With the opportunity to plan, everyone wins; the aftermarket company has time to locate someone who's willing to pay a reasonable amount for your surplus, and you can plan on recouping some of the cost of your new equipment almost the same day it is installed.

Don't second-guess your dealer. Once he's on board, acting for you, don't try it on your own. Remember, a dealer talking to another dealer, or another company, can be tougher on your behalf, because he's operating from a total knowledge of the current supply-demand realities. He knows the people equation as well...when it works to hold out for top dollar...or if it may be more expeditious to shake on it, and finalize the deal now.

Full-Service Approach

A Fortune 500 level company, or others whose quickly-changing technology dictates a high turnover in telecommunications equipment, should consider an ongoing relationship with an aftermarket dealer.

Although corporations tend to think of the secondary market strictly as a commodity, they should think of it in terms of being of greater service. What is lost sight of is the expertise and knowledge of the secondary market, that it is ideally suited to meet needs in the area of technology asset management and recovery.

Some secondary market companies work hand-in-hand with Bell Operating Companies. Companies that can procure both an "inbound" and "outbound" supply from the same firm benefit from added service and commitment. The expert provides continuous consultation.

Other companies benefit from a retainer-based service, which eliminates most of the mark-ups charged otherwise. For a flat fee all secondary market purchases and sales are managed, with a nominal transaction mark-up on the buy side, and none whatsoever on the sell side.

It's a good way for businesses with large telecomm systems to maximize their flexibility and minimize their costs.

As awareness of the potential bottom-line asset contributions of technology asset recovery grows, the forward-looking telecomm manager will need to call on well-qualified industry suppliers for direction and advice.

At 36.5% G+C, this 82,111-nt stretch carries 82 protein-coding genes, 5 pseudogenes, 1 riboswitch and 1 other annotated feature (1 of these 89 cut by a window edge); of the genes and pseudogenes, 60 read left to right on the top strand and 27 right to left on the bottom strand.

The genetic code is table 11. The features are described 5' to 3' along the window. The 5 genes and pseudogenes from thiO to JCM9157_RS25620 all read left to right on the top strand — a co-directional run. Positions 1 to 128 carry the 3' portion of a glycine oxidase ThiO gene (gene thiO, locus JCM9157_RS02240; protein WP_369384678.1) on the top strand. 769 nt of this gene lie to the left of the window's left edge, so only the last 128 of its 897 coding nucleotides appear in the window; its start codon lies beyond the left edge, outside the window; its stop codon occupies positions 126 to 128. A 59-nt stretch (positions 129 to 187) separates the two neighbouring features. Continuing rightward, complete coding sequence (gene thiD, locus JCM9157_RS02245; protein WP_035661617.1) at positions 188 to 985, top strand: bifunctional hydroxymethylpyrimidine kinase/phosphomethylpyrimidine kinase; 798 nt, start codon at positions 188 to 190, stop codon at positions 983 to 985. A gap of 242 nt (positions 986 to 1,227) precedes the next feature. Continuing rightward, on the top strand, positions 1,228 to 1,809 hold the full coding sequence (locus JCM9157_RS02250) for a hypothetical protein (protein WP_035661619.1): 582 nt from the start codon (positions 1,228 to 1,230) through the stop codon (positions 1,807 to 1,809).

The quality and service-oriented secondary market companies are waiting in the wings. They have this new capability that the user community should be considering.

Guidelines for Recovery

Having the right information is important in dealing with asset recovery. Cowlishaw suggests telecomm managers keep the following guidelines in mind as they proceed:

* Don't procrastinate. In today's market of swiftly-changing technology, equipment can easily lose as much as 30 percent of its value within a year or two.

* Use others' savvy. As an inexperienced player, don't try to cut your own deals. For best profits with the least hassle, hire a pro.

* Give advance warning. Tell your vendor of impending availability, preferably three to six months ahead, if possible. This gives him time to put together the best deal in order to maximize the cash you get.

* Go for an established company. The better secondary marketers have resources of enough magnitude to match up with major corporations. They have a corporate orientation with the long-term focus needed to selectively forge an ongoing relationship.

As a team, they can develop a technology asset recovery program that works.

* Consider a "package." Explore the possible financial benefits of using your secondary marketer as an agent for your inbound parts supply as well as for selling your surplus.

* Tap "insider power." An ongoing vendor relationship keeps managers continually updated on late-breaking equipment bargains and resale opportunities.

* Be flexible. Take your dealer's advice on shifting your timetable to take advantage of special offers in order to get the best possible price for the telecomm hardware you want to move.
COPYRIGHT 1991 Nelson Publishing
No portion of this article can be reproduced without the express written permission from the copyright holder.
Copyright 1991 Gale, Cengage Learning. All rights reserved.

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Publication:Communications News
Date:Jan 1, 1991
Previous Article:Beyond voice mail.
Next Article:Open-system E-mail security; putting a new twist on an old problem.